Path conditions: We’re expecting high tides over the next week, so flooding is very likely on the Lackford Run – please turn back if you encounter flooding! The path to tower hide might get quite muddy, so worth being prepared with wellies or stout walking boots.
Reception hide: Ducks, ducks , ducks... If you want to practice your duck identification, reception hide is a great place to start. Along with the humble mallards, you might spot teal, gadwall, pochard, tufted duck, shoveler and shelduck. If you don’t spot them all at reception, take a wander over to tower hide and there’s a good chance you’ll see them there. If they suddenly all scamper across the water in a panic, take a peek at the place they’re running from – you might spot a sleek otter on the prowl.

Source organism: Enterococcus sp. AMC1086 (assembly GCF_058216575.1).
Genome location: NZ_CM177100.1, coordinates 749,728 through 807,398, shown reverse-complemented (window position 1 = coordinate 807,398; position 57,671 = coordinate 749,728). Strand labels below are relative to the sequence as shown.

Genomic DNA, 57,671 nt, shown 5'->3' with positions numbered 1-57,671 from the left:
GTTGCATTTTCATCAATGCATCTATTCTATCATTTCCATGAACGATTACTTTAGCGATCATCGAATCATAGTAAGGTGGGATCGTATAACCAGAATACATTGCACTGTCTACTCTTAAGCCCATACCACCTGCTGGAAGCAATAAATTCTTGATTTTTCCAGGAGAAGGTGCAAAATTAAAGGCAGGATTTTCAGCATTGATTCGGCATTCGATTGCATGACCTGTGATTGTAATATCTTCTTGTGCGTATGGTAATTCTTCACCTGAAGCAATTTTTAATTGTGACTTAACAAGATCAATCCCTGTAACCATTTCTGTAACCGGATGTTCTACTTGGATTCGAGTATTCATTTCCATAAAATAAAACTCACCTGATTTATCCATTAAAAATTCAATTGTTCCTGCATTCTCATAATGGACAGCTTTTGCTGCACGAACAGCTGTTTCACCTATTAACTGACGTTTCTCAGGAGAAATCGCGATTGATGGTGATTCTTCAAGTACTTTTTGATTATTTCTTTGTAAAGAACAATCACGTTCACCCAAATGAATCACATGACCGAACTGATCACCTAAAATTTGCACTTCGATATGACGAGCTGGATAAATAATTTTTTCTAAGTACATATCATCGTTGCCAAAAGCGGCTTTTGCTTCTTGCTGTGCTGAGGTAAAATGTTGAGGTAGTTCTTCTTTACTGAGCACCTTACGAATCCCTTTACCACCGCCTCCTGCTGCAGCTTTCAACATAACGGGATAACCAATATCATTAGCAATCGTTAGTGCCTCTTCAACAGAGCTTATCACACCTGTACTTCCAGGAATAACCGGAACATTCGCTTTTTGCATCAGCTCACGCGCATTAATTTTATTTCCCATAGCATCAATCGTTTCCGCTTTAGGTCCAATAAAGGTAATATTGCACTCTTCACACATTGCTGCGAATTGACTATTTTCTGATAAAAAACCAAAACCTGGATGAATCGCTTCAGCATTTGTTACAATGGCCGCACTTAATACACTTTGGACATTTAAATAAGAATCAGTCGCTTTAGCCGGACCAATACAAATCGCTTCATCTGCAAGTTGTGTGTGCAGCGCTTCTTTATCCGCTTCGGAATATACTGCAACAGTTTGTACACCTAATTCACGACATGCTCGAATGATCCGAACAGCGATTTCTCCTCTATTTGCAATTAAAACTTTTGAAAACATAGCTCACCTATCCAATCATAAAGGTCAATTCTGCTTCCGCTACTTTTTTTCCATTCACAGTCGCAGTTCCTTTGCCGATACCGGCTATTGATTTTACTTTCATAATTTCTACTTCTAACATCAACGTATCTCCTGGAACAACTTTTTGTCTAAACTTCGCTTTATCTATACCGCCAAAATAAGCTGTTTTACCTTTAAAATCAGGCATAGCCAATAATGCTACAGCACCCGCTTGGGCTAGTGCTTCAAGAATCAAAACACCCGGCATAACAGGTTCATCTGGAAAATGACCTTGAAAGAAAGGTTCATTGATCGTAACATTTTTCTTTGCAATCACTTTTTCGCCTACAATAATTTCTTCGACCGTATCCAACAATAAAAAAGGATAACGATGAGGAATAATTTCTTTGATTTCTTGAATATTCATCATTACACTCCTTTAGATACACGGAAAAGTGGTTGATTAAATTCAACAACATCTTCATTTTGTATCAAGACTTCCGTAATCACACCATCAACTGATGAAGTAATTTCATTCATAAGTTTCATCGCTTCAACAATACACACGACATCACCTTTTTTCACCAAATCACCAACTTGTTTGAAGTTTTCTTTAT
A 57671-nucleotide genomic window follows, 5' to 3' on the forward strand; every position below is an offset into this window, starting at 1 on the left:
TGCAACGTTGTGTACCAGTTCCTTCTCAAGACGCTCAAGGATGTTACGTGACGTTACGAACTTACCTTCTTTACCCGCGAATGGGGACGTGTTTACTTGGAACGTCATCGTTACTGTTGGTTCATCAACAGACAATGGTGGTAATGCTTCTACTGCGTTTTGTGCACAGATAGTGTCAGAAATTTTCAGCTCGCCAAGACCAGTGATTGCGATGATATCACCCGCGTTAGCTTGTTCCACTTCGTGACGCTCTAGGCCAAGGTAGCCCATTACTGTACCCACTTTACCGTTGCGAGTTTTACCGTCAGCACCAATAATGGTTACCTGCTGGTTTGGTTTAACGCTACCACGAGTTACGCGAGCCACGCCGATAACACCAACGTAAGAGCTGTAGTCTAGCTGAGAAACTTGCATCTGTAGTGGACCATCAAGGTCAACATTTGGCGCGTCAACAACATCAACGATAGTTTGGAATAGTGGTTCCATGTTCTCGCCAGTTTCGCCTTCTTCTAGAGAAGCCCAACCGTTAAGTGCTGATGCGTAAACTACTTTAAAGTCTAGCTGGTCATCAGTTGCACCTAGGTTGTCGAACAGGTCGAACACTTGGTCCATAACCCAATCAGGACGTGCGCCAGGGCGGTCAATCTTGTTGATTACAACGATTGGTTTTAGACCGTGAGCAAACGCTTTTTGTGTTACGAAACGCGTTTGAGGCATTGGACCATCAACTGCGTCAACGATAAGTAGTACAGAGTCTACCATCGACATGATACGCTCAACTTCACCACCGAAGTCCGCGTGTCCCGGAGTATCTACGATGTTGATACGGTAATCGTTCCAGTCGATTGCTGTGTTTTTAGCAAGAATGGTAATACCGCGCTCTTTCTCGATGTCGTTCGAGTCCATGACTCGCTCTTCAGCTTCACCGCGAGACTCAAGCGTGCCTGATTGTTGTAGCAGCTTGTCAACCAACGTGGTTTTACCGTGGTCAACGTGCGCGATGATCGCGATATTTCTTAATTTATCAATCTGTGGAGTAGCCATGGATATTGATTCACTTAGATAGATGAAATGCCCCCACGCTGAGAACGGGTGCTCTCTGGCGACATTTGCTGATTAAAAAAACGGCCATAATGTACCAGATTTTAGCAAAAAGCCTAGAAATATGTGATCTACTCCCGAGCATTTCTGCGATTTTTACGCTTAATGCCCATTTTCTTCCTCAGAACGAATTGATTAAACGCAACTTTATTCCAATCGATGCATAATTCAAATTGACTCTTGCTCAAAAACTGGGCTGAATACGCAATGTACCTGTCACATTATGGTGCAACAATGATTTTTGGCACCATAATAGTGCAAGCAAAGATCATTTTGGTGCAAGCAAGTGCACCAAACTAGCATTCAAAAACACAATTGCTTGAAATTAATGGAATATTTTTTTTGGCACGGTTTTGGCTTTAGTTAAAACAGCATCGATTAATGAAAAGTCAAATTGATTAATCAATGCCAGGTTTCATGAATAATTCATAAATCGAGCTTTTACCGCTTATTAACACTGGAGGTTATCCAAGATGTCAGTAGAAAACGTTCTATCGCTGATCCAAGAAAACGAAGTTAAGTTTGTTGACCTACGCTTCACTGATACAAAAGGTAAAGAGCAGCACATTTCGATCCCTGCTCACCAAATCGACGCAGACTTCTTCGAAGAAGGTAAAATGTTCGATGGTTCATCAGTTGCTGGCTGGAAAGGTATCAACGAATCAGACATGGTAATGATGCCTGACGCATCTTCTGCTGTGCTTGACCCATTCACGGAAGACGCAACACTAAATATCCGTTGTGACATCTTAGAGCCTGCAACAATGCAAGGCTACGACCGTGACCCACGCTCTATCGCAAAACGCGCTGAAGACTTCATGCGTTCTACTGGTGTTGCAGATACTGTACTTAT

Tower hide: More ducks! And a medley of wading birds too. Watch out for lapwings, redshank, common sandpiper, ringed plover, cunningly-camouflaged snipe. Oh – and I mustn’t forget the lovely ruff!
Fen hide: More good bittern sightings from fen hide. It’s also a good spot to watch for otters, kingfishers and marsh harriers. If you’re really lucky you might spot a little Jack snipe bobbing up and down as it feeds. Being on the small side, fen hide can get crowded at times, so is best visited on quieter week days.
Around the reserve: Autumn reds are everywhere you look: the vibrant berries of Guelder rose and dog rose brightening the trailside; rosy apples strewn on the riverbank trail; and the red flashes of migrating thrushes and finches. Redwings, redpolls, and bramblings are all passing through at the moment, and you might spot bullfinches, siskins and goldcrests around the woods. It’s also worth keeping your eyes peeled for nuthatches, marsh tits and treecreepers on the woodland trail. More unusual visitors have included a hawfinch near the Lackford Run, a ring ouzel on the riverbank, and two snow buntings flying over the yard two minutes ago!